RUPERT — Renovations at the historic Wilson Theatre and Event Center are nearing completion this week as 400 new plush red 1920s-style theater seats are installed.
About 60 seats remain unsold. The seats are being sold to sponsors and include the purchaser’s name. The cost of each chair is $650.
“This has been a labor of love for the community,” said theater administrator Kris Faux.
Originally the theater held 600 seats, but some of them were lost due to redesign of larger seats and by adding handicap accessible spaces.
The seat project also includes installation of carpet and flooring in the theater.
The seats will complete the major renovations of the flatiron-style building that has anchored the Rupert Square for nearly 100 years.
Larry Duff, who was on the original Rupert Renaissance Committee and serves as chairman of Renaissance Arts Center board, said that prior to beginning renovation on the theater the committee surveyed the community about what items they would like to see upgraded in the city. At the time, about 800 people responded to the survey with the answer: the Wilson Theatre.
Renovations on the theater began in 2000, which included revamping the outside of the building and a complete remodel of the interior.
“It had become an eyesore,” Duff said.
In 2000, 10 sponsors donated $10,000 each to get the ball rolling, he said.
The building is now valued at $4 million, he said. All of the renovations were paid for by grants and donations.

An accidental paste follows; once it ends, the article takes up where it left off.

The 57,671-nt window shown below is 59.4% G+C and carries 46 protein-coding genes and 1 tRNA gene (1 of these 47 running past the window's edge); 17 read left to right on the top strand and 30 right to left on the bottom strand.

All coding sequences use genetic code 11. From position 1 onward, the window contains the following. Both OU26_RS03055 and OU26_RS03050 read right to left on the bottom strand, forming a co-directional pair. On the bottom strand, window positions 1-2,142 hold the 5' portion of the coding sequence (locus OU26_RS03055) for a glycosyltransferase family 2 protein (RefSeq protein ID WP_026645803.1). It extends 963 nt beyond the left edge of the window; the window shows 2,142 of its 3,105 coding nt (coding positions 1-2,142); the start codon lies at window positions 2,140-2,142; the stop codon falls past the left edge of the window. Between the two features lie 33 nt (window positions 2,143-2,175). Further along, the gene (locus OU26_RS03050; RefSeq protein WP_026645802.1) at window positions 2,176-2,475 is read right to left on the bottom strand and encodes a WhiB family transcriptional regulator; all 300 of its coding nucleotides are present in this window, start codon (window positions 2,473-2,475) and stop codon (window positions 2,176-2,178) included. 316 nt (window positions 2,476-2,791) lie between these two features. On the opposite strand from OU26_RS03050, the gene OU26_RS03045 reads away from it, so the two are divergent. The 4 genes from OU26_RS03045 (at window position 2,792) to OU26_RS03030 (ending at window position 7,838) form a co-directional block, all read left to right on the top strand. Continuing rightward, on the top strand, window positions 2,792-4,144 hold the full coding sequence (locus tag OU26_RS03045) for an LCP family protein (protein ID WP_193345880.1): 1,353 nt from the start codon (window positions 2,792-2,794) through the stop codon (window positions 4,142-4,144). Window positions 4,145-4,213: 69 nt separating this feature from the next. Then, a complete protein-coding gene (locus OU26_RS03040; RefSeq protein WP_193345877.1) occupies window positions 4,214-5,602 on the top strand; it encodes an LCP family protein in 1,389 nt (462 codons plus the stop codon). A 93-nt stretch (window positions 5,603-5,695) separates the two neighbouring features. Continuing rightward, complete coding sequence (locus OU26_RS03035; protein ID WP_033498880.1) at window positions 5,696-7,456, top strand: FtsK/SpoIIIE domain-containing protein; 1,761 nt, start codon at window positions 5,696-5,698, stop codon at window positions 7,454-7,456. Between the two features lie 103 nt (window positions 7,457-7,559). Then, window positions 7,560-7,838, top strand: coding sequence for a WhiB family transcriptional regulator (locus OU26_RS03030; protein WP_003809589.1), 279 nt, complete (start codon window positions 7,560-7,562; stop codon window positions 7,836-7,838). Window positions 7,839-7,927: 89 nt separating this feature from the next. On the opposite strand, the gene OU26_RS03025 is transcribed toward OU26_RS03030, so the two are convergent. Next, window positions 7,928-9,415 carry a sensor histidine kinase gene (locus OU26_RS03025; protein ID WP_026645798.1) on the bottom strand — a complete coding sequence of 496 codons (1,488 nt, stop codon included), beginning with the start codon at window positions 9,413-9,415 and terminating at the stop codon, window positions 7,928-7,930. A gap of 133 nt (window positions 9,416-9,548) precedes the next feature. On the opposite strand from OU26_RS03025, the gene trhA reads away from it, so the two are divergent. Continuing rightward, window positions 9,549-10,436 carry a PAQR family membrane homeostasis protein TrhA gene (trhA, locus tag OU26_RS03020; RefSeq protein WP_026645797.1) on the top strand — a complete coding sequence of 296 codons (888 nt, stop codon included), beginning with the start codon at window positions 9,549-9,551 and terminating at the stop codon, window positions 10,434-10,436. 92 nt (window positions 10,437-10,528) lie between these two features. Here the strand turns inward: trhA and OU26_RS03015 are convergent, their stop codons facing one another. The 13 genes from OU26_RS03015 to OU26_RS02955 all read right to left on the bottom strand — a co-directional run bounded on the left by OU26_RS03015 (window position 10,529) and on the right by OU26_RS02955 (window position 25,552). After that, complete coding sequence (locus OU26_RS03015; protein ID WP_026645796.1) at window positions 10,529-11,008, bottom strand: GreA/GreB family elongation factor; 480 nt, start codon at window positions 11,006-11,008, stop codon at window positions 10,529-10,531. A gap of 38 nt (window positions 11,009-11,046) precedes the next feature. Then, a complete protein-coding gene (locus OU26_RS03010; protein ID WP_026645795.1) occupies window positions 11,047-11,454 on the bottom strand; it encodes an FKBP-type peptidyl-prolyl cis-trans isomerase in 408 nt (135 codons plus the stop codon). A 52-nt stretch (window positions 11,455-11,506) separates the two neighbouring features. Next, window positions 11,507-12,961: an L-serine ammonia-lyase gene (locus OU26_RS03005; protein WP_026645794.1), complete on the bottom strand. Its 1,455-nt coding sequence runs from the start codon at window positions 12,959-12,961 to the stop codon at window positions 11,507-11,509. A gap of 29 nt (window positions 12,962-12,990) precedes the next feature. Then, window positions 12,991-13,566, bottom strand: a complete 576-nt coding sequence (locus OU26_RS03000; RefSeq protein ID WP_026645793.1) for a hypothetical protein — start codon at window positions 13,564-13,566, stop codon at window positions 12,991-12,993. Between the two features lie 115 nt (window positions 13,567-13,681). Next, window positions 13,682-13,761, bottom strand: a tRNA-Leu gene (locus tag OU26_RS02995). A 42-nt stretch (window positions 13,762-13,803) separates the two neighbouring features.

Inside there are conference rooms atop a glass-enclosed staircase, stained-glass windows, a revamped theater with balcony, and attached office buildings. Some of the office space is leased to a beauty shop, an engineer’s office and a construction business. The additional space includes the old Rupert Police Department, which adds an extra meeting room to the conference area.
After the major renovations are complete, Duff said, there will be some additional improvements that need to be made, including stage lighting.
No corners were cut during the renovations, Faux said.
The people who spearheaded the renovation efforts were visionary and they believed it would stand for another 100 years, she said.
The nonprofit theater hosts one event a month, including everything from superhero events to watercolor painting classes. The venue is also used for community plays, concerts and shows and the conference rooms are used for weddings, parties, business meetings and conventions.
Sarah Condie, chairwoman of The Harry Potter Experience, which has been held at the theater for the past four years, said the building adds “a bit of magic” to the event.
“Even people who are not theater people feel a connection to the theater,” Condie said. “It’s not a place you can copy. There is no other venue like it. People feel like it’s their theater.”
The next event will be a Super Heroes event on April 12 and 13, which is as popular with the adults as it is with the children, Faux said.
All of the proceeds from the events, she said, are put back into the theater to keep it in operation for the community.
“It’s so nice to see the theater healthy and functioning. It’s alive because it is community-built,” Faux said.
The theater has experienced some growing pains keeping up with trends, which included transitioning to an online ticket sales system.
“We are constantly moving forward and growing,” she said.
Faux said the culmination of major renovations coincides with the other major construction projects going on around the Rupert Square.
The second phase of the Rupert Square renovations is underway with new sidewalks and bump-out curbs being installed. Work on Fremont Street is set to begin in a few days, which will eventually house the city’s new skating rink.
“Rupert is on fire,” Faux said.